Forsyth Tech received a $5,000,000 federal grant to “lead a consortium of eight community colleges across the Piedmont Triad in a project called Aligning the Workforce Education System for Manufacturing. Forsyth Tech is the only community college in North Carolina, only one of 11 colleges nationally to receive an award and one of two colleges receiving the maximum amount under the Department of Labor’s Strengthening Community Colleges program.”

Amazon named Wake Tech a partner in their Mechatronics and Robotics Apprenticeship program.

Alamance Community College announced a partnership with Elon University and their local K-12 system to launch a teacher pipeline program: “The new Alamance Scholars Program, announced on January 28, will create a pathway from high school to a bachelor’s degree in education for students with financial need from across a variety of backgrounds who desire to earn a degree in education and make an impact in Alamance County.”

Cleveland Community College has broken ground on a building that they hope will be a future training center for manufacturing and other high-growth regional industries.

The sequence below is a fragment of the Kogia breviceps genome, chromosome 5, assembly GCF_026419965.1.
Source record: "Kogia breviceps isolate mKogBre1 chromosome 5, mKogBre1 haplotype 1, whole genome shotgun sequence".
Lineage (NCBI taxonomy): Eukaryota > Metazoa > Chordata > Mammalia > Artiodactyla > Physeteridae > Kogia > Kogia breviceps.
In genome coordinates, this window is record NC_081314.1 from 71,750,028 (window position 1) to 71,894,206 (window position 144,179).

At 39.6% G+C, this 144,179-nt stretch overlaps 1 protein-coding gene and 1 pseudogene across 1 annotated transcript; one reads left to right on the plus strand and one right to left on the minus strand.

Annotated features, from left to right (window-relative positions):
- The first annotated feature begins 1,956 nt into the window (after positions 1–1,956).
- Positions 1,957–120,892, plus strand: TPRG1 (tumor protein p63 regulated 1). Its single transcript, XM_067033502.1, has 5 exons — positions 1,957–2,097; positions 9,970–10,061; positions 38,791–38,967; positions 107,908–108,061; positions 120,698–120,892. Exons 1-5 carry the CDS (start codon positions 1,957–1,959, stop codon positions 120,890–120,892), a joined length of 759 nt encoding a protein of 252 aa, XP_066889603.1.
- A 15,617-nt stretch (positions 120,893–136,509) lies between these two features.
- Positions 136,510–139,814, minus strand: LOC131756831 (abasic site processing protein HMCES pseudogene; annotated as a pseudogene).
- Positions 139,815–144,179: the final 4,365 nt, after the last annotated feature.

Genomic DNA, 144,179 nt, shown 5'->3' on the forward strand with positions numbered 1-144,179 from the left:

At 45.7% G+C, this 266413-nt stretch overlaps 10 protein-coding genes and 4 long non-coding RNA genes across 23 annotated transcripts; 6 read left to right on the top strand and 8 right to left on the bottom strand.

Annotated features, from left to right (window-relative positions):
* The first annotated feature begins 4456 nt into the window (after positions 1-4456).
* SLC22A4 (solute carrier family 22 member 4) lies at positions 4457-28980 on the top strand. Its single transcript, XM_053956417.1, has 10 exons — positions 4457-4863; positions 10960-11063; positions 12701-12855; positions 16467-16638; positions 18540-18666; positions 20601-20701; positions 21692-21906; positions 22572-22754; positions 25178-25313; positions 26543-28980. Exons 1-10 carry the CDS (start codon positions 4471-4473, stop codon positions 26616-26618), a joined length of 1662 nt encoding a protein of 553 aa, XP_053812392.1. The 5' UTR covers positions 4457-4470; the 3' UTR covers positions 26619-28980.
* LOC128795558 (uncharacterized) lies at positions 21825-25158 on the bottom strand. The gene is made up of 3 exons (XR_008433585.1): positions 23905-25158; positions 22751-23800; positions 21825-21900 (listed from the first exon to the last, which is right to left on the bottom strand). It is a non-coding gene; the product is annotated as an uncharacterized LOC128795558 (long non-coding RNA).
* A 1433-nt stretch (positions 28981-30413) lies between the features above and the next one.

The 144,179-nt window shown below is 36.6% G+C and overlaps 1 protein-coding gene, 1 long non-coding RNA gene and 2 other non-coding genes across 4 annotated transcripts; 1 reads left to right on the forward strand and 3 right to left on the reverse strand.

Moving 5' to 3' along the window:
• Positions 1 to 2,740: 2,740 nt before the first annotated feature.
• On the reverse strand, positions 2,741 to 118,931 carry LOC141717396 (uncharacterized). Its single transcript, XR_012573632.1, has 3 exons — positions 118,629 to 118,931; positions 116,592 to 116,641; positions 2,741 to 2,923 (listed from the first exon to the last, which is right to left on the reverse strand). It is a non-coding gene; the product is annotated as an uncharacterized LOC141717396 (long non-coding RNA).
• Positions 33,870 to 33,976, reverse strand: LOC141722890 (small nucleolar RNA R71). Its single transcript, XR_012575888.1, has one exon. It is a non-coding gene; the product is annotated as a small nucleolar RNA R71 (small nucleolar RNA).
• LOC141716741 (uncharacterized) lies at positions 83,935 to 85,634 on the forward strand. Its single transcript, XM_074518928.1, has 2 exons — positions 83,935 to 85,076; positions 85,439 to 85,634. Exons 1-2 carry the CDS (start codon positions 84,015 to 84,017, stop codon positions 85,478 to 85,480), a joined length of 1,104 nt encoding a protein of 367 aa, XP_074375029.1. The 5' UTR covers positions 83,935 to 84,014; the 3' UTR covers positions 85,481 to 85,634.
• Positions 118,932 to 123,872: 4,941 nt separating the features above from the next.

Richmond Community College opened a new campus this semester.

As part of a statewide rural broadband project, Stanly Community College was one of 20 community colleges selected to receive federal funding to improve its technology infrastructure.

From the State Board: “The State Board of Community Colleges Programs Committee will meet virtually on Feb. 4, 2021. The meeting will begin at 1 p.m. It is open to the public, but some portions of the meeting may be conducted in closed session, pursuant to state law. The meeting will be livestreamed on the NC Community College System Office YouTube channel. The meeting agenda can be found here.”


Other higher education reads

How the pandemic is propelling demand for short-term college programs

Enrollment is down across most higher education sectors, but PBS NewsHour takes a look at a surge in enrollment in some short-term workforce development programs. The Brookings Institute is also out with a report looking at the potential importance of apprenticeships for economic recovery post-COVID-19.